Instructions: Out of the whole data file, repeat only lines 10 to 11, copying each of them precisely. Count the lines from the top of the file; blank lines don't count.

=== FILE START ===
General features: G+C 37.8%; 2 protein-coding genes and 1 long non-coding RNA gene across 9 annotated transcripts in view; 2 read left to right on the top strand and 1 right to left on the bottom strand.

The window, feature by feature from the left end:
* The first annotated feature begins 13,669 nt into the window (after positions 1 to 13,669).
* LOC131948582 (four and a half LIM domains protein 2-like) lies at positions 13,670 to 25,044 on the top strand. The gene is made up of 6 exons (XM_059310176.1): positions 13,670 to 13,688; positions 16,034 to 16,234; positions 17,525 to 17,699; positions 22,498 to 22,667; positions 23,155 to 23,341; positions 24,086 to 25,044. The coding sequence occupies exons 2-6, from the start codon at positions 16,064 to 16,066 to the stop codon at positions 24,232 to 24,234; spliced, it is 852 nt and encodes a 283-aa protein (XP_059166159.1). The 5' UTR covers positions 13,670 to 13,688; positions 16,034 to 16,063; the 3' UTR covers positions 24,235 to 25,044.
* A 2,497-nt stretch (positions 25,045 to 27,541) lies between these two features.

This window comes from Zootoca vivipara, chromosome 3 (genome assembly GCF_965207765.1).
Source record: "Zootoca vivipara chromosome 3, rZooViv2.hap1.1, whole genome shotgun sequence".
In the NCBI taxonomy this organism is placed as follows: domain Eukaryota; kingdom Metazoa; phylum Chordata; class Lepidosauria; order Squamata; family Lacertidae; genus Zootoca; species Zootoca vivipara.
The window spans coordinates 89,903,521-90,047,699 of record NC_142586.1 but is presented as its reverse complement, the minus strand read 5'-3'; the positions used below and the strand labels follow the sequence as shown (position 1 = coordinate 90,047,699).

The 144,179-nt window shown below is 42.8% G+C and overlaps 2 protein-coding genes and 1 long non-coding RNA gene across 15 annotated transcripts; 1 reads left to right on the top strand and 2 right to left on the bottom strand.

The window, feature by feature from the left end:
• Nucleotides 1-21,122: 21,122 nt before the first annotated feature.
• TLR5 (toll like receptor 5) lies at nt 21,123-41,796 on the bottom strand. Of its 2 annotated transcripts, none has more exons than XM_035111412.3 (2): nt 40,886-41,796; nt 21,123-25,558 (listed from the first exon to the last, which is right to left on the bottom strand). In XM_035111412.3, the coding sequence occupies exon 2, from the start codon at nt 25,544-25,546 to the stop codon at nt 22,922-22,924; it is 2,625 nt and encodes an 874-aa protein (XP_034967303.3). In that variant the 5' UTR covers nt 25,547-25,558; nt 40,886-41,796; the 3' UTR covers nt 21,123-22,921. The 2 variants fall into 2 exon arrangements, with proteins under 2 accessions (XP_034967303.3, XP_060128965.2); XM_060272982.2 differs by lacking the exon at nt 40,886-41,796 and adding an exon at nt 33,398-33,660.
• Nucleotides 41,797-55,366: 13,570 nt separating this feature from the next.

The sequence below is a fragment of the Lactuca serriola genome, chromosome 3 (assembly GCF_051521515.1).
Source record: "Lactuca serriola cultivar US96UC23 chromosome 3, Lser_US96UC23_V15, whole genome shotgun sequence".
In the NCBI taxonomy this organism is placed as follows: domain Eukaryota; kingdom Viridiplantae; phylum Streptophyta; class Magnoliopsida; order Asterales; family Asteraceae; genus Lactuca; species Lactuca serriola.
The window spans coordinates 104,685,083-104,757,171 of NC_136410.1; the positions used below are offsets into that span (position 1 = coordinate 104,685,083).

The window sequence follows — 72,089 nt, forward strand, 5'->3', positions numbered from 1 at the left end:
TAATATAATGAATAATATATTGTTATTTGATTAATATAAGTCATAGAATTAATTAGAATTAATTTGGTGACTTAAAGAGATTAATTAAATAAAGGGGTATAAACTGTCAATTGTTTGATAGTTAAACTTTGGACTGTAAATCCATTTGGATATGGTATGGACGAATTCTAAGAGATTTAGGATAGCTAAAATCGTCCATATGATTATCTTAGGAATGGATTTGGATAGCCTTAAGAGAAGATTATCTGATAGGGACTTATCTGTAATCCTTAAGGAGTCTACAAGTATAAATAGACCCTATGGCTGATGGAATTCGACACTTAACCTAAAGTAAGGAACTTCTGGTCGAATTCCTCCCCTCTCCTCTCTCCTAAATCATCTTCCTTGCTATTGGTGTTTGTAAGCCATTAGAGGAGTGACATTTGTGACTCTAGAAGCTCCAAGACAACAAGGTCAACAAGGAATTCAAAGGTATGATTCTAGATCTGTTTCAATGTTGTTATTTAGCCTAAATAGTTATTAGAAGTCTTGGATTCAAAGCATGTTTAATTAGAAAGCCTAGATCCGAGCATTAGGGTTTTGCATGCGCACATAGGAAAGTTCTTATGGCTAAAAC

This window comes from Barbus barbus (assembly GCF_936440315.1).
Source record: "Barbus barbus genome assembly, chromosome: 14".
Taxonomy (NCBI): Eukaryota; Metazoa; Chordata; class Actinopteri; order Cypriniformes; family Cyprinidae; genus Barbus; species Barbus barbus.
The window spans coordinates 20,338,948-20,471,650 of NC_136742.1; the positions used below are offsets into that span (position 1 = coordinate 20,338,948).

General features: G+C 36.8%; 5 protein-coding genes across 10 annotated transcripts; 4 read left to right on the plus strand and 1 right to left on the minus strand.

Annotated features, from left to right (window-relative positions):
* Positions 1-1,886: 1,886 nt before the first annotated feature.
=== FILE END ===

The 144,179-nt window shown below is 42.8% G+C and overlaps 2 protein-coding genes and 1 long non-coding RNA gene across 15 annotated transcripts; 1 reads left to right on the top strand and 2 right to left on the bottom strand.

The window, feature by feature from the left end: